Recent Data: Crime in Pennsylvania: Index Crimes Forcible rape— "the carnal knowledge of a female through the use of force or the threat of force" ( this definition still applies since this data is from 2011) Forcible rape also includes rape of victims unable to give consent due to age or mental disability and attempted rape and related assaults. Additionally, Pennsylvania does not include statutory rape, incest, or sodomy as forcible rape unless force or lack of consent is involved. Nationally, rape rates peaked in 1992 and then began a general downward trend since that time. The Pennsylvania rate also hit a high in 1992 but did not peak until almost 15 years later, in early 2006 1960 through the mid 1990s- the national and state rape rates followed a similar pattern of increases and decreases. while the national rate and Pennsylvania's rate followed these similar patterns, the rate in Pennsylvania remained lower than the national rate. mid 1990s—national rape rate continued to decline, while Pennsylvania's rate began increasing. By the late 2000s the Pennsylvania forcible rape rate had begun declining again, as did the national rate. By 2010, both rates continued to decline but Pennsylvania had almost met the national rate of forcible rape Copyright © Carolina Academic Press, 2014. All rights reserved.
Recent Data: Crime in Pennsylvania: Index Crimes Robbery : the taking or attempting to take anything of value from the care, custody, or control of a person or persons by force or threat of force or violence and/or by putting the victim in fear Pennsylvania has generally had lower rates of robbery than the nation. However, even with rates decreasing since 2004, Pennsylvania's robbery rate has remained higher than the national rate since 2003. Before this turning point, robbery rates in Pennsylvania, while lower than the national rates, maintained a remarkably similar pattern of national robbery rates In PA—Just over half involved use of a weapon. Of these armed robberies, firearms were the most popular weapons used (6,805 total, 76% of armed robberies). In PA—most robberies occurred in public spaces, such as streets, parks, and parking lots Copyright © Carolina Academic Press, 2014. All rights reserved.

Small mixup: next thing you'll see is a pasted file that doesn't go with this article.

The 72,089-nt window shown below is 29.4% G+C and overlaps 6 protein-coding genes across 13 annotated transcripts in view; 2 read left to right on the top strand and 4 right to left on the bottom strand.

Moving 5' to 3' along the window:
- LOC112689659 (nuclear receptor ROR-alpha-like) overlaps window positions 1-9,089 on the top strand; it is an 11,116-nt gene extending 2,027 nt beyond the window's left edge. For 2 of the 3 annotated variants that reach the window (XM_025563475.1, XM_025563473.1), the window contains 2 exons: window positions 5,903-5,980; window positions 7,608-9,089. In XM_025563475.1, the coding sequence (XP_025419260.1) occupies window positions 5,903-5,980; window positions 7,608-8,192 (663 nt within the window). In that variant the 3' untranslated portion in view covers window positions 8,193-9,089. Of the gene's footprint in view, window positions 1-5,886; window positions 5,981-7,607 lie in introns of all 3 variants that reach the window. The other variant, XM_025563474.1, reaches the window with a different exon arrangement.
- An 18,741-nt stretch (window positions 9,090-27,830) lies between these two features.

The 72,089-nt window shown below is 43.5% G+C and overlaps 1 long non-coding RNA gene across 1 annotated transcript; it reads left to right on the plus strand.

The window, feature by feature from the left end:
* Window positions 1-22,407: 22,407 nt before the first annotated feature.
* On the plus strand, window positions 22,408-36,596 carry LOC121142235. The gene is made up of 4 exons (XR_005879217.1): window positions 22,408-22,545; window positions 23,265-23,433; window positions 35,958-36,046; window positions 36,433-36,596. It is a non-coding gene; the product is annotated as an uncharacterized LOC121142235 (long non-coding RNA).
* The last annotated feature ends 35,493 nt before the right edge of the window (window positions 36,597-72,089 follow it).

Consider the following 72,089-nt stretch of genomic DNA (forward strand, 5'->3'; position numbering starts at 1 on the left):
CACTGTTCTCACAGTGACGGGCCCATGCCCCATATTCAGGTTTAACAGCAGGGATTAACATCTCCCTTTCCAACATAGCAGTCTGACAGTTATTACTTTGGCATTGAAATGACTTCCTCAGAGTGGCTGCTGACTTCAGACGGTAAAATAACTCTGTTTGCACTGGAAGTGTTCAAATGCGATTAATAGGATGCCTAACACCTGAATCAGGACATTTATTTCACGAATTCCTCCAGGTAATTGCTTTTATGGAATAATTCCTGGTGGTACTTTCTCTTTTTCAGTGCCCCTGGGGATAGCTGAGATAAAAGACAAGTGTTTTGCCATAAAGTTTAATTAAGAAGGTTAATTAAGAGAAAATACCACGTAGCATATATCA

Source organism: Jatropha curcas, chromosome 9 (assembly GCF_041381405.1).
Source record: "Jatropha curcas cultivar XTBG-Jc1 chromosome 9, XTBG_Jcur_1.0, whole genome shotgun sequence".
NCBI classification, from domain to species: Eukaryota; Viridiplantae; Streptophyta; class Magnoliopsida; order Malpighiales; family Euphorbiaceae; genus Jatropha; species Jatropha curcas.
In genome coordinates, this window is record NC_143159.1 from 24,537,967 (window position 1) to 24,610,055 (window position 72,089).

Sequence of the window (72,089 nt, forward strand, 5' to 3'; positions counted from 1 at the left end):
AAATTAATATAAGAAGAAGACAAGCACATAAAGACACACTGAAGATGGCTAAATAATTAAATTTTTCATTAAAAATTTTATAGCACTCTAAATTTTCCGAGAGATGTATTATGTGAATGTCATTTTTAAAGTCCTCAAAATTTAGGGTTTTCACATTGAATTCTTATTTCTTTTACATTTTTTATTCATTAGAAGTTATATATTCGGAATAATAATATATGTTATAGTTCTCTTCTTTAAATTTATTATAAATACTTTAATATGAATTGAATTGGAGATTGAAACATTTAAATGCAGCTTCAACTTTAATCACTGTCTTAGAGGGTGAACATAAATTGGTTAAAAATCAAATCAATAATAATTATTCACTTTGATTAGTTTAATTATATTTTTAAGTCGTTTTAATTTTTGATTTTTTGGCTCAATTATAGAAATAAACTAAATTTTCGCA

Recent Data: Crime in Pennsylvania: Index Crimes Aggravated Assault: the unlawful attack by one person upon another with the intent to inflict great bodily injury, usually accomplished by the use of a weapon or other means likely to produce death or serious bodily harm includes attempted murder and attempted assault involving a deadly weapon. The use of a deadly weapon or the high level of severity of a victim's injuries distinguishes aggravated assault from simple assault the Pennsylvania rates of aggravated assault have remained lower than the national average rates. Rates of aggravated assault followed a generally upward trend both nationally and in Pennsylvania from 1960 through the early 1990s. In 1993, the national rate began dropping and, while Pennsylvania saw a small drop this same year, the rate of aggravated assault in Pennsylvania continued on a generally upward, though volatile, trend until the end of the period reported here in 2010 A weapon, besides hands and feet, was used in 57% of all aggravated assaults. Firearms (19.3%) and knives or other cutting objects (14.7%) were commonly seen in aggravated assaults. A large number of these crimes were committed using a variety of other dangerous weapons including Mace, pepper spray, clubs, bricks, jack handles, tire irons, bottles, other blunt instruments, explosives, acid, lye, poison, scalding, and burnings Copyright © Carolina Academic Press, 2014. All rights reserved.